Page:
Coronavirus in Colorado: Latest COVID-19 updates from April 15, 2020

Posted at 5:20 AM, Apr 15, 2020
and last updated 2020-04-16 14:42:21-04

NOTE: This is the live blog from Wednesday, April 15. Click here for the live blog for Thursday, April 16, 2020.

Colorado public health officials said Tuesday that they are continuing to see the number of novel coronavirus (COVID-19) cases slowing down, mainly thanks to the social distancing measures the public has taken.

They said the next couple weeks will help them determine what steps should be taken next as they continue to work toward lifting the stay-at-home order.

READ MORE: List of Colorado businesses that are open

Click here for the latest update on the number of cases, the age, gender and location of presumptive positive, indeterminate and confirmed cases from the Colorado Department of Public Health and Environment.

Below, we're updating this blog with the latest information regarding COVID-19 in Colorado.

Latest updates:

Wednesday, April 15

6:17 p.m. | Colorado releases data on COVID-19 outbreaks at non-hospital, residential health care facilities

Colorado today released data on the outbreaks at non-hospital and residential health care facilities, as well as from factories and jails seeing outbreaks. We have the full list in the story below, which also shows how many residents have died at each facility.

As of Wednesday, the data showed 528 residents tested positive for the virus; 116 were probable for the virus; 138 residents had died who had tested positive for the virus; and another 39 residents who died were probable for the virus.

It also showed 466 staffers at the facilities have tested positive; 168 staffers are probable with the virus. The data also includes the five people who have died at meatpacking plants in Colorado.

Click here to see the full report.

5:19 p.m. | "We’re going to have to learn how to live with it": Polis outlines future of Colorado under COVID-19

Colorado Gov. Jared Polis on Wednesday outlined what is likely in store for Coloradans in the weeks and months ahead once some social distancing measures can start being lifted and some businesses reopened – saying it is unlikely people will be able to return to what they considered “normal” just weeks ago anytime in the near future.

“Coronavirus is going to be a part of our lives. We’re going to have to learn how to live with it,” Polis said, adding that Colorado and its residents will have to find a way to find a “sustainable” way to get back to work, to socializing and to caring for themselves and one another until a vaccine or cure for COVID-19 can be developed and implemented on a wide scale.

He said the next few days of data would be “critical” to the plan he and other state officials are putting together on when, and how, the stay-at-home order and other social distancing measures can start being gradually lifted.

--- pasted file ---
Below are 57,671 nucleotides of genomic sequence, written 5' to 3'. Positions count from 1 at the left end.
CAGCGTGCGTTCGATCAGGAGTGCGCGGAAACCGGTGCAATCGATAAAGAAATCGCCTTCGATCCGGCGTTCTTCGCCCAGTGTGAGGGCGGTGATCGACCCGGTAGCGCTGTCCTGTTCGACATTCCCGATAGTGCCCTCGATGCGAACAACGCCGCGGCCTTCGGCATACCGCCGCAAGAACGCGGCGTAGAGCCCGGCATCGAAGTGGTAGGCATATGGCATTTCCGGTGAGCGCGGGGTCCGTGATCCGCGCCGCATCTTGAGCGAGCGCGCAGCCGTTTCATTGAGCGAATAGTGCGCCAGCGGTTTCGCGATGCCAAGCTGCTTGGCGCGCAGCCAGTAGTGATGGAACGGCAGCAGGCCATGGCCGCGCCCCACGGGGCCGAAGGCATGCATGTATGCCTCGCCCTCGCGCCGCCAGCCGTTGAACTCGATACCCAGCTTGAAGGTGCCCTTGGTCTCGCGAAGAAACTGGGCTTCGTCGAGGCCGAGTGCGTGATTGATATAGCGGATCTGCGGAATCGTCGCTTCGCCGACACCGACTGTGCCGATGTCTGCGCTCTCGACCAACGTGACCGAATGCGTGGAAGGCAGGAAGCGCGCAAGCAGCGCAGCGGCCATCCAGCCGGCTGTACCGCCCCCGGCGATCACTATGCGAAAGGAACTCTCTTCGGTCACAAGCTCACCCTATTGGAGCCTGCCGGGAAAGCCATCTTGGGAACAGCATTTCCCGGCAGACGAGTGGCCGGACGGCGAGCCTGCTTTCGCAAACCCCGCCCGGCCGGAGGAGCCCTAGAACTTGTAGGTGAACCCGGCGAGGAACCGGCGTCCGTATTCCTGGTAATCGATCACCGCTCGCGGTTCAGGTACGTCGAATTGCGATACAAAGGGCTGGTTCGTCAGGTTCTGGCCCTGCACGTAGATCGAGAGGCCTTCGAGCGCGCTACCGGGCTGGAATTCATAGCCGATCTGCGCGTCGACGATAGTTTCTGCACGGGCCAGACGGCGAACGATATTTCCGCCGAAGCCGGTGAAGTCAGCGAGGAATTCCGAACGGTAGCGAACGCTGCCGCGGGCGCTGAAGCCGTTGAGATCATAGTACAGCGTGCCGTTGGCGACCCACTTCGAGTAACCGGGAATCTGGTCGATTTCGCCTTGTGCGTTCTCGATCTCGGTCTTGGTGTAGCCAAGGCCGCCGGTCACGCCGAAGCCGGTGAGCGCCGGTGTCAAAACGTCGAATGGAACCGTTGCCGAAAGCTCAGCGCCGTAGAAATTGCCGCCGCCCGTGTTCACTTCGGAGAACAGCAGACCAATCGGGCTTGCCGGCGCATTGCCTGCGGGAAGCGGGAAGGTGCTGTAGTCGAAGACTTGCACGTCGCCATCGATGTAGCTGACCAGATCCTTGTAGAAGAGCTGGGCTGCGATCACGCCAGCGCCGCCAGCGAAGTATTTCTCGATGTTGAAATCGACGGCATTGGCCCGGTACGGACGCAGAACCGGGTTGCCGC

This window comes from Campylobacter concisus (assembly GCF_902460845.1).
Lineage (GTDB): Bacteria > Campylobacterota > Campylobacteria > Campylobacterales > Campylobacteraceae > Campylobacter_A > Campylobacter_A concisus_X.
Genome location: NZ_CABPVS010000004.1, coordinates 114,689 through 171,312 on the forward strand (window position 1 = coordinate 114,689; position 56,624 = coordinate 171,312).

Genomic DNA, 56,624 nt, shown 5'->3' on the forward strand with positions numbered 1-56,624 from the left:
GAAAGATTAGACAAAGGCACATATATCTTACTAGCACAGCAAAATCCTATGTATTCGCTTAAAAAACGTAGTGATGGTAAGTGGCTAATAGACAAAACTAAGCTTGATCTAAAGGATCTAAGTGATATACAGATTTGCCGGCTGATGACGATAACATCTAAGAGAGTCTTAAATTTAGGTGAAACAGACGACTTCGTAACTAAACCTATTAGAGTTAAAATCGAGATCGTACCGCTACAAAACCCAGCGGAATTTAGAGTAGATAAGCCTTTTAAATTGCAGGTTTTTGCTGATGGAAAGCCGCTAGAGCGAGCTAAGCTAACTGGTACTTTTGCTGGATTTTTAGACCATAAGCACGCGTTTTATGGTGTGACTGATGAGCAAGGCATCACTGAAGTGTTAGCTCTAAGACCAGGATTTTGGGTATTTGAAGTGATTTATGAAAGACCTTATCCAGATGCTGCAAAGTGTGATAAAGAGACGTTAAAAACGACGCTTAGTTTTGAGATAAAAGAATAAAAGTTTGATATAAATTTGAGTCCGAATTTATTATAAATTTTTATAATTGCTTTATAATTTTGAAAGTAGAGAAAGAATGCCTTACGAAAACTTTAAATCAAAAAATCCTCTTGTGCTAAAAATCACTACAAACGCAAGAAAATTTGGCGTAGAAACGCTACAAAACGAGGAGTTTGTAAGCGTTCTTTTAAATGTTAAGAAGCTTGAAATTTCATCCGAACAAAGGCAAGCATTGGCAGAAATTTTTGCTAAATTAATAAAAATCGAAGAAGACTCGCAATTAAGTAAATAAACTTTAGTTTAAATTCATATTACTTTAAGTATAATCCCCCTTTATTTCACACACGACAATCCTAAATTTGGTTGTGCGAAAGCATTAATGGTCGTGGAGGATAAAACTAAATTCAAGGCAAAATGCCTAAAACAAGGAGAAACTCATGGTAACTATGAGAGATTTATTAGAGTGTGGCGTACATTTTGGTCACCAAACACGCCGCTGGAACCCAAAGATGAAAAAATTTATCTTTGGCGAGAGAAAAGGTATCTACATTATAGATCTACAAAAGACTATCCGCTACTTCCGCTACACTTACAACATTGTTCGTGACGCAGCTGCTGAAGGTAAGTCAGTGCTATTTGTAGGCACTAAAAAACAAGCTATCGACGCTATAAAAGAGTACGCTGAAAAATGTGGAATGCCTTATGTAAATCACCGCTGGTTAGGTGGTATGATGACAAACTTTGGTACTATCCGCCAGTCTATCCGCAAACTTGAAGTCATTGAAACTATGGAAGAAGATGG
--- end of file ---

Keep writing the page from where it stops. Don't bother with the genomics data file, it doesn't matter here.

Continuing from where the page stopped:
Click here to read the full story.

4:59 p.m. | Colorado Springs encourages residents to comply with temporary closure of Manitou Incline

The City of Colorado Springs is encouraging residents to comply with the temporary closure of the Manitou Incline as there have been "enforcement issues" with the City of Manitou's decision to close the Manitou Incline.

"While the City of Colorado Springs manages the Incline, the bottom portion of the Incline is within the jurisdiction of the City of Manitou and subject to any emergency orders it may issue. Manitou has made a decision to enact an emergency closure of the Incline within its city limits. They have the legal authority to do so, and the City of Colorado Springs encourages all residents to comply with Manitou’s temporary emergency order," officials said in a statement.

4:57 p.m. | Two inmates test positive for COVID-19 at Sterling Correctional Facility

Two inmates have tested positive for the novel coronavirus at the Sterling Correctional Facility (SCF), the Colorado Department of Corrections said in a statement.

The inmates were housed in the same cell and have been - and will continue to be - screened and quarantined, officials said. The CDOC and the CDPHE are conducting detailed contact tracing to find out whose had close contact with the inmates.

"Staff who are found to have close contact with the COVID-19 positive inmates will be placed on leave, and inmates who are found to have come in close contact with the COVID-19 positive inmates will be screened twice daily including having their temperature taken, and quarantined," officials said.

Effective immediately, SCF will move to a Phase III modified operations. These modifications will mean that all meals and medications will be delivered to living units, and inmates will remain in their cells during the quarantine period. The inmates will have access to their normal personal property during the quarantine period.

4:30 p.m. | Aurora to furlough 576 employees

The city of Aurora is furloughing 576 temporary, contingent and seasonal employees beginning April 25. The city did not set an end date on the furloughs but said none of the city's regular full-time or part-time employees.

City officials said a $20-25 million shortfall, or about 6% of the city budget, is expected in the wake of the COVID-19 crisis.

“Our employees are at the core of our mission to serve our residents, and it was a very difficult decision to have to resort to any measures that directly impact them,” Aurora City Manager Jim Twombly said in a news release. “We proceeded with furloughs when our budget forecasts made it clear we had no other choice, and our hope is that the enhanced unemployment benefits announced under the CARES Act will provide them with financial stability until we can make further decisions about restoring our city services and bringing employees back to work. My heart goes out to all of our employees affected by this.”

4 p.m. | Latest COVID-19 numbers released.

The Colorado Department of Public Health and Environment released the latest COVID-19 data for the state. Here are the numbers, with the change from Tuesday in parentheses: